I absolutely would have let my kids finish high school early if that's what they wanted to do. Now, obviously, they wouldn't get to sit around and play video games all day every day after that. But really, I don't think that would have been a problem. Most kids who do want to finish school early have other plans for their lives. They want to learn things that aren't typically taught at high schools. Or they want to start at college because they see courses there that interest them. Or they want to do missions work. Or a million other things that interest them. A lot of high school nowadays seems to really teach students to be "in the box" in terms of, take these required courses, take these electives to look good to colleges, apply to college, go into debt and get a 4-yr degree.

Even now, my son is only 12, but is looking at what he can do outside of the required high school classes when he starts, because he has other interests. He asked about taking automotive maintenance and repair during summers at our local CC. He wants to take Russian or German or Arabic online (they only offer Spanish at the school he's going to go to). My 14yo daughter thinks welding classes sound cool (she's in an ILP program at our Charter HS and she can do dual enrollment during the day right across the street). She wants to take art and architecture and interior design classes.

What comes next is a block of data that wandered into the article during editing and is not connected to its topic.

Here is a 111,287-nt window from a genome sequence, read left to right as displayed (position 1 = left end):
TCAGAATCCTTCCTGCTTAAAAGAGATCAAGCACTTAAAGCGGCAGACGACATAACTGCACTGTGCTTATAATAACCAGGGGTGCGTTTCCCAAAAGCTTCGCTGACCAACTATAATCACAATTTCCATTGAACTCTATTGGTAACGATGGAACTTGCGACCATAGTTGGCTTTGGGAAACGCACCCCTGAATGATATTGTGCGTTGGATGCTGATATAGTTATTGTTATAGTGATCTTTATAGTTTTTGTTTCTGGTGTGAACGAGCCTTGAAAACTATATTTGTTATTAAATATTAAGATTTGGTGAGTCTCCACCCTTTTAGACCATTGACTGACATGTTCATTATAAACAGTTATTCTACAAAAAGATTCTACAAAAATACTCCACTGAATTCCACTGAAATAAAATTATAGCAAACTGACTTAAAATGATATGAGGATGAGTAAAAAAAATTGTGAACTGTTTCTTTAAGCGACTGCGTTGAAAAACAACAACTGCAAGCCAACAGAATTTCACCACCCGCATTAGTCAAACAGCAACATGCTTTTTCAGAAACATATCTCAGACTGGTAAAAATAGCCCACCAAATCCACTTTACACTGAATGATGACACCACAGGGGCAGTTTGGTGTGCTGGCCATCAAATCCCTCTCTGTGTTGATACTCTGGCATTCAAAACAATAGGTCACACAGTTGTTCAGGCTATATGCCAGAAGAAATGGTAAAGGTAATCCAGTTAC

So I would have loved it if my kids "stopped" HS at 15 or 16 and started working on things they actually were really really interested in. That would be awesome. And even better, they have more freedom to do what they want because they have the financial support that maybe a 20yo doesn't have.
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#14
How many of today's children work while in HS?
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#15
videogamesrock Wrote:How many of today's children work while in HS?

Mine do, they each started refereeing at the age of 11. My daughter has $3000 saved up for her first car.